What Do You Mean "Gold Shortage?"
WC Varones teaches us a lesson in gold:
In related news, the U.S. Mint suspends production of proof and uncirculated gold and silver coins. They claim that they can't get the blanks fast enough to mint enough coins, which is complete bullscheisse. You may recall last year's shortage of physical gold. That would obviously have been a sign that the Mint needed to ramp up production. But no, a year later, they still can't meet demand, claiming that they can't get enough "blanks," the coin-shaped pieces of gold on which the Mint impresses the images and writing.
Let me let you in on a little secret. If the government wanted you to have gold, it would not be a problem to find a company that was able to form gold into little blank coin-shaped pieces. A hobbyist machinist could set up a pretty good operation in his garage to do this.
JDA hereby tips her hat just for use of bullscheisse alone. Oh, and he's right. I'd tell you to hit the bunker but chances are if you aren't hunkered down by now, it's too late to start your disaster planning. Sorry about that.
JDA also recommends Antal Fekete's Gold is pale because so many thieves plot against it (via GATA):
Let me spell out for my readers what the vanishing of the gold basis means from the point of view of the puppet-masters of the gold futures markets.
It means that they are fighting a losing battle. They are desperately trying to coax gold out of hiding by offering ever higher bribes -- not in terms of the price but in terms of the basis. A low basis means that they offer to take your cash gold and let you have gold futures in exchange at a discount price. (The discount is contango minus the basis, so that the two are inversely related: As the basis falls, the discount increases.) This will allow you to invest an amount equal to the price of gold (less 5 percent, the margin on the gold future) in any way you want and, having paid the reduced contango, you can keep the profits. The point is that you will still benefit from any advance in the gold price, just as you would if you owned cash gold. You can have your cake and eat it too.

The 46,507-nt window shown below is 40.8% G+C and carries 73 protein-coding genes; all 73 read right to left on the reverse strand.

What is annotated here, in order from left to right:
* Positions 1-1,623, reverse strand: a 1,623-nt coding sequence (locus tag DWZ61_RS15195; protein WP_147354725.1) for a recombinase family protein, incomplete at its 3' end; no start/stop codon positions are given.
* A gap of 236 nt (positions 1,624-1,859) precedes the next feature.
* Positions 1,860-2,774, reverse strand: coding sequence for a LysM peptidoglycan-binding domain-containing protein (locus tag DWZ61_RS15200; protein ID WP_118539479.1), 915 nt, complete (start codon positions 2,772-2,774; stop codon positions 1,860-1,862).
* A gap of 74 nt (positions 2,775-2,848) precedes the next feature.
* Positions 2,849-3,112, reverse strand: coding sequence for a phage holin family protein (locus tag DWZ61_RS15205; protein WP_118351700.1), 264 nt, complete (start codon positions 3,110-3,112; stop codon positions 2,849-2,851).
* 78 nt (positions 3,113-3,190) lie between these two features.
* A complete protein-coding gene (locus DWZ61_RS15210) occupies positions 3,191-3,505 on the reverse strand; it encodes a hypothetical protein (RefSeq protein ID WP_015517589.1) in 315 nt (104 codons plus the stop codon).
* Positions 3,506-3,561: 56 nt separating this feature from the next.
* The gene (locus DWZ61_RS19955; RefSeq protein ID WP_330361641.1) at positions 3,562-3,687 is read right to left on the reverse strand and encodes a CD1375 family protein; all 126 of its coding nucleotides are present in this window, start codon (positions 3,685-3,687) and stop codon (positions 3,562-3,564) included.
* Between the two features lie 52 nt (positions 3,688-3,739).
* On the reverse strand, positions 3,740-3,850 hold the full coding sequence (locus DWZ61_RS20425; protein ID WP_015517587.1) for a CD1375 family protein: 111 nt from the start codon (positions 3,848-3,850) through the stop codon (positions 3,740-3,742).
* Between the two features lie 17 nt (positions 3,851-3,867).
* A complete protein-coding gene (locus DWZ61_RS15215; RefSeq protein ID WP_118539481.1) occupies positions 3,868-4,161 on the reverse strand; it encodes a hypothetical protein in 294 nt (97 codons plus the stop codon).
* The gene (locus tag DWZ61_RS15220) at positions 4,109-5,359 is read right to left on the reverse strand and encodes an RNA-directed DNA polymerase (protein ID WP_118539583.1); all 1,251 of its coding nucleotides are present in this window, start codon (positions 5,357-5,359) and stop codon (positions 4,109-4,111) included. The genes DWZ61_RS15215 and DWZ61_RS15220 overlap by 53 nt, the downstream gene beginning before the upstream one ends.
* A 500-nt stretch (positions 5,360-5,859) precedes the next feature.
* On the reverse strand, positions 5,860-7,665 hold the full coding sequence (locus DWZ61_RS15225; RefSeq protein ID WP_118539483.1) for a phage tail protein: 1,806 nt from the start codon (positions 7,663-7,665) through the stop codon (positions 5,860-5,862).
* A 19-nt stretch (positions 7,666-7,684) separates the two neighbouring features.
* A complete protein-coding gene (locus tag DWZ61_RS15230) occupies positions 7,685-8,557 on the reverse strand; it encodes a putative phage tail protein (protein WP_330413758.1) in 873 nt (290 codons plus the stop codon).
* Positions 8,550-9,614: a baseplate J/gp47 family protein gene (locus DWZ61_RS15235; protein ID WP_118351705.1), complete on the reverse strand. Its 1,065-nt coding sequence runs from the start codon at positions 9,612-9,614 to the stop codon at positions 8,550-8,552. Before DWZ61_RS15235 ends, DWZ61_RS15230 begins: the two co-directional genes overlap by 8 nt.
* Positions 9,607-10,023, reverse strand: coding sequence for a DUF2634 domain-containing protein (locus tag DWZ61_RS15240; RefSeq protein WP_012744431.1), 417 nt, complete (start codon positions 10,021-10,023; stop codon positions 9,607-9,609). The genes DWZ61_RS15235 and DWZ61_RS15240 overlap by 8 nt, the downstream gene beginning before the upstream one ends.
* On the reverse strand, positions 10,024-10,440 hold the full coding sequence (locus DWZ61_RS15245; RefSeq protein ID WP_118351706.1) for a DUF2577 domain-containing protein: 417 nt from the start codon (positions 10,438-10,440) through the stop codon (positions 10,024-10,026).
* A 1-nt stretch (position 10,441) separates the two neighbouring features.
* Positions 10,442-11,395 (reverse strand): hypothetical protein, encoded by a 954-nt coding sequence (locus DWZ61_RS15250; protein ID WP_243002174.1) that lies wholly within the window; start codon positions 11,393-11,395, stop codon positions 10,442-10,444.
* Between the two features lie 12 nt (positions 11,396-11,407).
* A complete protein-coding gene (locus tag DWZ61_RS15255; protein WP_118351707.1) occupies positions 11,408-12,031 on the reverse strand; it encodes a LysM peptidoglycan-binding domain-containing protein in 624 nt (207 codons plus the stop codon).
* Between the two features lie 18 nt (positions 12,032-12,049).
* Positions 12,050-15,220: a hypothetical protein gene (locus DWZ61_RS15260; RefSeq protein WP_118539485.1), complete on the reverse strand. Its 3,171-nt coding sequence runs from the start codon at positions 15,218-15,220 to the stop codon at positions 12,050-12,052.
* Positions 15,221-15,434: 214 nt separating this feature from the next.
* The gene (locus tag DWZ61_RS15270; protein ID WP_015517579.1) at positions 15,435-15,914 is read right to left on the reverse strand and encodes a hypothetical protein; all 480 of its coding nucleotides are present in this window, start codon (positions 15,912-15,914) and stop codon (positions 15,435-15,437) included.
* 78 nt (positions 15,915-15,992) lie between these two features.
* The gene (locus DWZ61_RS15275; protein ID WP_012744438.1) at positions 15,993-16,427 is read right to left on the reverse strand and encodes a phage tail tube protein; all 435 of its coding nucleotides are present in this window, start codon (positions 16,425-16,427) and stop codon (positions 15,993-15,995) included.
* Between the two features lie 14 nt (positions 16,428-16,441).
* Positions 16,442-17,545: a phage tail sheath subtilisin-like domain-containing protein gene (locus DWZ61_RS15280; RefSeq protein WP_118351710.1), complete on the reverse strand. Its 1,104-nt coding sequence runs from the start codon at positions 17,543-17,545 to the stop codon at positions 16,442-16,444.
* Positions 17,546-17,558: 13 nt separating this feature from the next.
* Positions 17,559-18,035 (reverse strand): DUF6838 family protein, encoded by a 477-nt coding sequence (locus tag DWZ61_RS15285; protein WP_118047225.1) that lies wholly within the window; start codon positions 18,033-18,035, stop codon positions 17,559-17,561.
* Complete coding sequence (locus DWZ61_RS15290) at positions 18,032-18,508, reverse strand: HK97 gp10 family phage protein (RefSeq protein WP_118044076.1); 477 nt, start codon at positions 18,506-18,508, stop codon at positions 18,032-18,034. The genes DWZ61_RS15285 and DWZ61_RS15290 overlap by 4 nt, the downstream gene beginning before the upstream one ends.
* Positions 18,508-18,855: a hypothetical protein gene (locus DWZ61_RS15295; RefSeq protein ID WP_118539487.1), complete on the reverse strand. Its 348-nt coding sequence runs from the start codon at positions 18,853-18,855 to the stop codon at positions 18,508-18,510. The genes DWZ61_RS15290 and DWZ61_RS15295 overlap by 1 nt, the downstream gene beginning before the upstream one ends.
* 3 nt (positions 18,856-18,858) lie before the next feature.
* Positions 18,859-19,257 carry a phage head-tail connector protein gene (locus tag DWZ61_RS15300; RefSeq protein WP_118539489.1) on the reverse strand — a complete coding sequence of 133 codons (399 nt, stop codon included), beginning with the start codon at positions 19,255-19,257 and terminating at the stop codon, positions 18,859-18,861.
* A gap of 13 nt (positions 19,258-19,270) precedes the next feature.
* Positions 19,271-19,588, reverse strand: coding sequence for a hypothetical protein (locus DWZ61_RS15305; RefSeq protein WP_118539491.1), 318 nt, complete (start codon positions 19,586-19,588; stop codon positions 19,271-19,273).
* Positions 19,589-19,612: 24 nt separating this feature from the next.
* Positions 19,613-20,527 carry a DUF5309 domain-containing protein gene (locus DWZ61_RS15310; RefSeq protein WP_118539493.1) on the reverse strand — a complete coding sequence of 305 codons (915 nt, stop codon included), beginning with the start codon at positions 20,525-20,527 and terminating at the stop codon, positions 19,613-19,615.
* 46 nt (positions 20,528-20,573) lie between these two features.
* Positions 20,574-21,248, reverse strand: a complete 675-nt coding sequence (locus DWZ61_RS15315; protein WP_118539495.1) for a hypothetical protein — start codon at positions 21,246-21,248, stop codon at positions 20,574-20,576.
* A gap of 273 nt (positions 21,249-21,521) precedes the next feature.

We should therefore be concerned when we see the Evil Twins of GS and JPM piling into gold futures. The Underground Investor goes even further down the gold rabbit hole in The GLD and SLV: Legitimate Investment Vehicles or Not?
I have maintained for a long time now, ever since I carefully read the GLD and SLV prospectuses, that any investor that buys the GLD and the SLV and believes that these two investment vehicles are as risk-free and as sound as purchasing physical gold and physical silver is highly delusional. I call the prospectuses of the GLD and the SLV “Alice in Wonderland prospectuses” because it is literally impossible to ascertain what information contained within them is fact or fiction. Of course, investment advisers that sell their clients the SLV and GLD depend upon their customers not reading the prospectuses, or perhaps even reading them, but not understanding them. Some may say that the word delusional is a harsh term, but a mere glance of the GLD and SLV prospectuses explains my use of this term. Both the GLD and the SLV prospectus contain the following two statements:
“Neither the Securities and Exchange Commission (SEC) nor any state securities commission has approved or disapproved of the securities offered in this prospectus, or determined if this prospectus is truthful or complete. Any representation to the contrary is a criminal offense” (emphasis mine); and
“The trust is not an investment company registered under the Investment Company Act of 1940. The trust is not a commodity pool for purposes of the Commodity Exchange Act, and its sponsor is not subject to regulation by the Commodity Futures Trading Commission as a commodity pool operator, or a commodity trading advisor.
Furthermore, the SLV prospectus additionally states, “As an owner of iShares, you will not have the protections normally associated with ownership of shares in an investment company (emphasis mine) registered under the Investment Company Act of 1940, or the protections afforded by the Commodity Exchange Act of 1936.”
So it isn't that regulators are missing the crimes, exactly, it's just that they aren't looking.